Yesterday, John embedded the President screaming into the void that he can fix healthcare again:
A statement by the President: pic.twitter.com/vNXlXfaee6
— Real Press Sec. (@RealPressSecBot) December 17, 2018
He could have taken a W on healthcare after last year.
President Trump once promised a health care plan that would have “much lower premiums and deductibles while at the same time taking care of pre-existing conditions.”
That plan may be Obamacare. Mr. Trump’s decision to end cost-sharing-reduction subsidies, known as C.S.R.s, and perhaps to derail a bipartisan bill by Senators Lamar Alexander, Republican of Tennessee, and Patty Murray, Democrat of Washington, that would restore C.S.R. funding through 2019 may actually lead to better coverage for more people paying lower monthly premiums….
By pulling the plug on C.S.R. subsidies, President Trump can claim that he will provide a better deal on health insurance for more Americans. He and his fellow Republicans should declare victory, with or without a version of the Alexander-Murray bill — and check health care reform off their legislative list.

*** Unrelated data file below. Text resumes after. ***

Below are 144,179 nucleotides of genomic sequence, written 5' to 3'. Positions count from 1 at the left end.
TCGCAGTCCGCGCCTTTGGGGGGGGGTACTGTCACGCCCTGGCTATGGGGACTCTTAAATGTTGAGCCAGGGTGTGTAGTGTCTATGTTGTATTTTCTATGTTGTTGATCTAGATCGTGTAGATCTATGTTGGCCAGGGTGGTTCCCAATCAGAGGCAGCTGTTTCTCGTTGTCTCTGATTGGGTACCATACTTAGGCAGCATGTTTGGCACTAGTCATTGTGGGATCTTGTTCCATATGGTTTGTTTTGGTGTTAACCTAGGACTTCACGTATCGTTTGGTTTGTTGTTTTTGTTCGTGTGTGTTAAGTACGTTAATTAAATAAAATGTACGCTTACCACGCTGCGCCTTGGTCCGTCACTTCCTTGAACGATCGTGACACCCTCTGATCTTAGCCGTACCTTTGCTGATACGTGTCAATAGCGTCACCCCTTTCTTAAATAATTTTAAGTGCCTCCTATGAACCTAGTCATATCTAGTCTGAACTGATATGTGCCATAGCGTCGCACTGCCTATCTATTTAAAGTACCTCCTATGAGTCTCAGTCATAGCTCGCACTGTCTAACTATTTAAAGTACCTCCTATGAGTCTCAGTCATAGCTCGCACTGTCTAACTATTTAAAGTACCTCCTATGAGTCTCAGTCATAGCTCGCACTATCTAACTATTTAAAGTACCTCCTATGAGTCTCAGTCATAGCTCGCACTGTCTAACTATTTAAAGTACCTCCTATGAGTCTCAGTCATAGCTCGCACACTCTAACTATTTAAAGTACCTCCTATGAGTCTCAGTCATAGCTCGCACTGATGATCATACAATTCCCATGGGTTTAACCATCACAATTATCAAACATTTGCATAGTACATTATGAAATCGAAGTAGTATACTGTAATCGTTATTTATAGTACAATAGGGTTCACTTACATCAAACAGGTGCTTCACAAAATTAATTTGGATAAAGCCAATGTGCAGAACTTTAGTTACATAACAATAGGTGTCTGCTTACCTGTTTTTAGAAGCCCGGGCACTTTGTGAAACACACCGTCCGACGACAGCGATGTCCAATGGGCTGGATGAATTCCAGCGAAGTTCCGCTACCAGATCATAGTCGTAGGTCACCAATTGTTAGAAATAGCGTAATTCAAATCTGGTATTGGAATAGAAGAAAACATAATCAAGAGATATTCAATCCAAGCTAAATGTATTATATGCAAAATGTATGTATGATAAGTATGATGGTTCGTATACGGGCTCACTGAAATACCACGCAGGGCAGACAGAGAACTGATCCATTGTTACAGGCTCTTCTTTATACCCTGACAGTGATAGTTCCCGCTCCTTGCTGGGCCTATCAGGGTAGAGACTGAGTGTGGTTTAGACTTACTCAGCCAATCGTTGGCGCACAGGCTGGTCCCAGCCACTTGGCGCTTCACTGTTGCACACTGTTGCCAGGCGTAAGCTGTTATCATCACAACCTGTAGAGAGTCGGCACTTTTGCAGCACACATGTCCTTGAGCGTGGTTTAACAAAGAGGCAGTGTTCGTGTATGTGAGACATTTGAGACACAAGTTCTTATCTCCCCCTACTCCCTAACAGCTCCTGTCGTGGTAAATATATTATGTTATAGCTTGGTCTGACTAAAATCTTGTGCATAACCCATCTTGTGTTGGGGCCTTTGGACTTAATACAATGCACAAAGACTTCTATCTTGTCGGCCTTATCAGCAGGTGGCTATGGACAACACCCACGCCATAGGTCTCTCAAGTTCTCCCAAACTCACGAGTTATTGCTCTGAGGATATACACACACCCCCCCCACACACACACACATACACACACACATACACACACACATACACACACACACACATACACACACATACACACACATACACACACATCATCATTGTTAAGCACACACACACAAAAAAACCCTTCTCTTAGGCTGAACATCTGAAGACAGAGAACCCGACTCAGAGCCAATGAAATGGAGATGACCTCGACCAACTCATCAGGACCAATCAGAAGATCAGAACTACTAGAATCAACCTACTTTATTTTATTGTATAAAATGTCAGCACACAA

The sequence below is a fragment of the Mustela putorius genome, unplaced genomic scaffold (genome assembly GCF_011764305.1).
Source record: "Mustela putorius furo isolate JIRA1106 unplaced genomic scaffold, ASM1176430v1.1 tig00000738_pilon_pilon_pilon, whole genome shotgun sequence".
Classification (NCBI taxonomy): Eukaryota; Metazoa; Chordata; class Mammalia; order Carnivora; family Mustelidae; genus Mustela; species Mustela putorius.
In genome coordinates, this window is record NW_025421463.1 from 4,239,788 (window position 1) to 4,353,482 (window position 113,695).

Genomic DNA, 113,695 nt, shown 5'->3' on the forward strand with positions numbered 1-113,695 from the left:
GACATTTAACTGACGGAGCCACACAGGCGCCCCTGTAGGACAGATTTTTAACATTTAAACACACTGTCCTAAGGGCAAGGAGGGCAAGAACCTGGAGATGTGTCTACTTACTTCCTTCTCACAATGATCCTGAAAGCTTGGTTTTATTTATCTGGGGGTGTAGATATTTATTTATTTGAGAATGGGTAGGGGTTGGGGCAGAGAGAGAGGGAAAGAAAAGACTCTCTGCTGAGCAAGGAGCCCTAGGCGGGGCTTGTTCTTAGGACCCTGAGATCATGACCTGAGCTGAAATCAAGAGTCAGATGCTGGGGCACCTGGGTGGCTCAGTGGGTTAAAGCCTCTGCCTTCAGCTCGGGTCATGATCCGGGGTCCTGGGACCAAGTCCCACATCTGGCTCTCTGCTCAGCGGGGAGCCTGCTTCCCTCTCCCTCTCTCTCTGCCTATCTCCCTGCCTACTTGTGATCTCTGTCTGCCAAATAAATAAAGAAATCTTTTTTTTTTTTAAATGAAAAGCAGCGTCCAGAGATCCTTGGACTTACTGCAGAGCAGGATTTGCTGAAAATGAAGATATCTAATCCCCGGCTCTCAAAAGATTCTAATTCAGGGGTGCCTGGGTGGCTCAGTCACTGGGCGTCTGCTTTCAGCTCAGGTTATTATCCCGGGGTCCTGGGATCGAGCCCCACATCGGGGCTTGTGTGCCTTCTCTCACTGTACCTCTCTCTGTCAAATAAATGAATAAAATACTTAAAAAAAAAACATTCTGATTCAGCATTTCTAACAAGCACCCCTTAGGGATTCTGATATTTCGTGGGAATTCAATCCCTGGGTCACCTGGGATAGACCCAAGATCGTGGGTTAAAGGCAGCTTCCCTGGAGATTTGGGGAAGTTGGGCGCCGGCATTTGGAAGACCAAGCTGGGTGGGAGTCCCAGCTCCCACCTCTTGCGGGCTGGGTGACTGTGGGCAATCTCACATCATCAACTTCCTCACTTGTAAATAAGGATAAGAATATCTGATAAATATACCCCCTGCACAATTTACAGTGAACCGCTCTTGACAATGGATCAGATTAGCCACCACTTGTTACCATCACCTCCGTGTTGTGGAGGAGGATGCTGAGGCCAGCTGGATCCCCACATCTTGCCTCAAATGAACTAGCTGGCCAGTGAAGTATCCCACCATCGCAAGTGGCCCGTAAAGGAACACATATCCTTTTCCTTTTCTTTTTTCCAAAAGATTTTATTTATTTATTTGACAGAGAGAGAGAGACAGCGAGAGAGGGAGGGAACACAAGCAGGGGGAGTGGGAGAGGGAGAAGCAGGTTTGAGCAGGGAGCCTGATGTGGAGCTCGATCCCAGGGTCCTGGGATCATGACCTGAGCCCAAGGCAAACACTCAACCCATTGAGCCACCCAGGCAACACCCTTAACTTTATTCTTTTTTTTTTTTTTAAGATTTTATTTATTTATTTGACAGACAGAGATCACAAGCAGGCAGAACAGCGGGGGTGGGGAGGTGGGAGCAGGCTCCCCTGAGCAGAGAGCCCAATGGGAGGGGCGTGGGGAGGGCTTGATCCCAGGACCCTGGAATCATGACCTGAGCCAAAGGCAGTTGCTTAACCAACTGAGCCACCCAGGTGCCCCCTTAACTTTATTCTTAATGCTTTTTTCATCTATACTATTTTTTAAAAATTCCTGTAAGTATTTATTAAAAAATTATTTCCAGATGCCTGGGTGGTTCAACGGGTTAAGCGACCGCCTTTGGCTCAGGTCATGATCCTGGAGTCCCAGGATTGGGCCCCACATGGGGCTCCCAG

North Carolina is a good example of the facts on the ground regarding prices paid by subsidized individuals.
People earning between 100% and 400% FPL have lower premium plans with lower deductibles now under Trump than they did under Obama. In Wilmington, North Carolina, a family of four can get a $0 Gold plan with a family income of at least $65,000. That same family can earn up to $98,000 to get a $0 premium Bronze plan. These types of pricing spreads are not uncommon. They are the direct result of Trump Administration policies. The biggest driver is the termination of Cost Sharing Reduction subsidies that led to the overinflation of Silver benchmark premiums.
The problem with this fundamental argument of people actually being able to find insurance with lower premiums and higher actuarial value is that this is not the vision of health insurance that animates conservative policy making. It would not be considered a victory. Instead, the conservative vision is low actuarial value plans that are tied to health savings accounts. There is a two fold theory of change:
theory of change with the use of HSA in both a single year and over a lifetime. The single year theory of change is that high first dollar expenses will lead to lower utilization with minimal real health consequences as people become expert shoppers and evaluaters of health care need and value. The lifetime theory of change is that an HSA can be built up while an individual is young and healthy and spent when an individual is old and sick. It prefunds some of the expected health cost obligations on an individual level.
The reality on the ground would allow for the President to claim a victory as he at least partially delivered on his rhetoric but it conflicts with the policy class of the GOP’s policy vision.